Don’t forget cash for tips, toll roads or places that might not take credit cards - rare nowadays but always be prepared.

A word about souvenirs.

Your kids will probably want absolutely EV-REE-THING they see from a light-up necklace at a theme park to jerky at the gas station. It won’t matter if you have the exact same jerky in your snack bag, your kids will want something from the store because it’s the store.

Decide ahead of time what you’ll spend and communicate that.

Expectation Management

Expectation management is for everyone. How long will you drive each day? Are you going to do planned stops or wing it? Are you a “Push through” kind of road tripper or a “Look, a giant ketchup bottle, let’s stop!” kind of road tripper?

Get the adults on the same page and then let the kids know how it’s going to go. When everyone is on the same page with what’s happening, things will be so much smoother.

Relax Your Rules

If you’re a stickler about screen time, eating in the car, or taking a nightly bath, a road trip might be the time to ease up a little bit.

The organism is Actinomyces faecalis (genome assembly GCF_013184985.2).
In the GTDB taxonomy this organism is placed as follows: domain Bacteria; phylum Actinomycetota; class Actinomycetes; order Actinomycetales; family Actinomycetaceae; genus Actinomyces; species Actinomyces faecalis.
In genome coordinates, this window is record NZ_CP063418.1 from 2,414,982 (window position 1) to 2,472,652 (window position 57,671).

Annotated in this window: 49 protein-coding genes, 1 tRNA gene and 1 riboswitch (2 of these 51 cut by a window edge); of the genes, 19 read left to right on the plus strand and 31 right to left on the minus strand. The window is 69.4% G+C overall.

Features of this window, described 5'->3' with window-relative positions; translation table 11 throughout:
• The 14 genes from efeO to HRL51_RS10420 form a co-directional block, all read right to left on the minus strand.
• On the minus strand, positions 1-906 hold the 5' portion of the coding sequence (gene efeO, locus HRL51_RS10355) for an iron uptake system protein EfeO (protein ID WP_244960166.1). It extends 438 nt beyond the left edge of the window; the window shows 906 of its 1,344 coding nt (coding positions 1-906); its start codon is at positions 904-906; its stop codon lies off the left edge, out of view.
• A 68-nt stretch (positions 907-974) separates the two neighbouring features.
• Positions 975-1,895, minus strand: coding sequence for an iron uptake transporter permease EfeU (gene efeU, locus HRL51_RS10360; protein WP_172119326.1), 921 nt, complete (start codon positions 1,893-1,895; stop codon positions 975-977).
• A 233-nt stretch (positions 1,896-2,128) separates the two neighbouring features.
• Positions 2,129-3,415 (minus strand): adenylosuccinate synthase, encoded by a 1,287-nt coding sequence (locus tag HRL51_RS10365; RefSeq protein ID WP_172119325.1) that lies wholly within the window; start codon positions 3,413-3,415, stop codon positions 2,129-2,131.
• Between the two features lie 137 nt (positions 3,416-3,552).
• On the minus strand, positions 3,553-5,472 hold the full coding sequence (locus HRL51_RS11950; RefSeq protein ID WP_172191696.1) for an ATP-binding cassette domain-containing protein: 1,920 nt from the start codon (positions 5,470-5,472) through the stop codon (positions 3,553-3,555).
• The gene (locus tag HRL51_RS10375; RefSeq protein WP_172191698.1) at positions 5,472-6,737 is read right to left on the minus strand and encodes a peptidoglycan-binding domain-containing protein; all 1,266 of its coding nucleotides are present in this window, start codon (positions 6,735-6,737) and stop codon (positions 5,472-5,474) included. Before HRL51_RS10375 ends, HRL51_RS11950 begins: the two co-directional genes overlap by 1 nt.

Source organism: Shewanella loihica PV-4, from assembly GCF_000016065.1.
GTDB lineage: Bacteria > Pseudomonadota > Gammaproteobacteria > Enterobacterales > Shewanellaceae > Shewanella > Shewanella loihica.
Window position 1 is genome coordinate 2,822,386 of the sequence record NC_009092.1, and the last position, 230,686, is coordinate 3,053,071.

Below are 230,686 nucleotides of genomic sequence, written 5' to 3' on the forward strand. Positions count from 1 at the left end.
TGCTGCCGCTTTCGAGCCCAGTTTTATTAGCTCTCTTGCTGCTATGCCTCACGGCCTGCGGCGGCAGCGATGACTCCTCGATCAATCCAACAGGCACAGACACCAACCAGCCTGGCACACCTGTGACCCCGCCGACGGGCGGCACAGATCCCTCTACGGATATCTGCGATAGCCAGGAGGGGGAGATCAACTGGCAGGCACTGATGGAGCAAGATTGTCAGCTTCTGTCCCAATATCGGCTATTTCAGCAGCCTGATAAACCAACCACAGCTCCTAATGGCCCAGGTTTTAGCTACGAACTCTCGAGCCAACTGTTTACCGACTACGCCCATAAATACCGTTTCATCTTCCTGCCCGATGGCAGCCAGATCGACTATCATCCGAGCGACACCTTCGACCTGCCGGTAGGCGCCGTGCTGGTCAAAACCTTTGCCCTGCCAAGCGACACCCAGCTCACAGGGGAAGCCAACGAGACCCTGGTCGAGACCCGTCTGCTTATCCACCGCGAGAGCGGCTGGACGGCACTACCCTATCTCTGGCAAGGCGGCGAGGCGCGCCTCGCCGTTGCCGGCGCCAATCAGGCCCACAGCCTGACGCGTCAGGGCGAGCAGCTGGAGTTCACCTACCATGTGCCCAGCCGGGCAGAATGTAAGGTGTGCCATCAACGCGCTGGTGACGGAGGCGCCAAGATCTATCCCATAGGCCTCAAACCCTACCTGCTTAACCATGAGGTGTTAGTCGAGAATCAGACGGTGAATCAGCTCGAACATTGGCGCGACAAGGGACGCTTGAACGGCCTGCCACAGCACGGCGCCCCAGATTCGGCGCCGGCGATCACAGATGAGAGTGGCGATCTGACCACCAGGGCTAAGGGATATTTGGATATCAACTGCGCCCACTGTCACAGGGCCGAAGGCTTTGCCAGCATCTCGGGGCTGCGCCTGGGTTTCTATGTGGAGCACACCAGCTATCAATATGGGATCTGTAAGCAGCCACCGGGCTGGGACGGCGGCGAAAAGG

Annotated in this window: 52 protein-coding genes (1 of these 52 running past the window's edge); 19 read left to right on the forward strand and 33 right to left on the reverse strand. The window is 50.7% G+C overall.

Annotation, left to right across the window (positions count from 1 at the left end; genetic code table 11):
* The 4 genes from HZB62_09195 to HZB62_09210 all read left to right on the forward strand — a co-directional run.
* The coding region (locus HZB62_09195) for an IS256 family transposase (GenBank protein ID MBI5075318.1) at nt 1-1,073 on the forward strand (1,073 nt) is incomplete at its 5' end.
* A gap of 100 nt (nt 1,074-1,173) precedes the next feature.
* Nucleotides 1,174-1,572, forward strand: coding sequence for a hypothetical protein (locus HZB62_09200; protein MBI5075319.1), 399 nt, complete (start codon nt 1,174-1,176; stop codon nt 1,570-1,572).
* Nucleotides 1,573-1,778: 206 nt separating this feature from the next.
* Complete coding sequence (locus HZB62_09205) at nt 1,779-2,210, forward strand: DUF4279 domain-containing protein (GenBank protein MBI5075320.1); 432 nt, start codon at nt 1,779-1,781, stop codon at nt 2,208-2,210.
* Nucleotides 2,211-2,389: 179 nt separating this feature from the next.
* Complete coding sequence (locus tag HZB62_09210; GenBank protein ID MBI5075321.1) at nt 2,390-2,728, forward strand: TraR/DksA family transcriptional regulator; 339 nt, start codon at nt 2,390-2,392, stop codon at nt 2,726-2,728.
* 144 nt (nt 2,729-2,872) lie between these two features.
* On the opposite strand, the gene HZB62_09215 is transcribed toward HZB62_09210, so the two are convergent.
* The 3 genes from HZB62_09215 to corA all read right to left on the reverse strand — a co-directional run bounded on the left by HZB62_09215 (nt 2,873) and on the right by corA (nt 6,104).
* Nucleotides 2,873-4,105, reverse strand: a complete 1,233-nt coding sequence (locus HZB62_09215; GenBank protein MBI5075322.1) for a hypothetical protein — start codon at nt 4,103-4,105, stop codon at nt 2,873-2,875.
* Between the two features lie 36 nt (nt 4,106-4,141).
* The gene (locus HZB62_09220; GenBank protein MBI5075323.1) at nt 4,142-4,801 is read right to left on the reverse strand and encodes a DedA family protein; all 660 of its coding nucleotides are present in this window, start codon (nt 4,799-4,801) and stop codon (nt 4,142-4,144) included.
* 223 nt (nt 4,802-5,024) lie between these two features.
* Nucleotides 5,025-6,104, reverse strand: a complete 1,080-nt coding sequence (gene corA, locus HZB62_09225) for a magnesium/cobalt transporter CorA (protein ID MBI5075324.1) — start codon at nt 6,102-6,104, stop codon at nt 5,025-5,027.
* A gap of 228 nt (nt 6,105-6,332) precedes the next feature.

It’s frustrating to be driving along a beautiful, scenic byway and have your kids’ nose be clue to their tablet. I get it. The flip side of this is that a kid who is engrossed in something is less likely to whine, fight with their siblings or ask the dreaded “Are we there yet?”

We let our kids have liberal screen time while we’re en route but when we’re in a national park on on the “active sightseeing” portion of our trips, we don’t allow screens. I’ve also been known to let a dip in the hotel pool count as a bath. These things work for us.

And we can all agree not to discuss what might be lingering on our kids’ skin from that pool, right? Chlorine kills all the things, y’all.

Pack fun things to do in the car

Preferably things that won’t drive the grownups in the front seat bonkers.

Google road trip games. Go to the library and pick out some audio books that everyone will enjoy. Find a podcast. Make a playlist with everyone’s input.

Let the kids have some choices on the toys and comfort items they bring to play with in the car. I recommend a lunch box sized container for each kid with a few items they select. If you can find the old school metal lunch boxes, you can use magnets inside. Check the dollar store or thrift stores for cheap toys. Anything your kid hasn’t seen before works.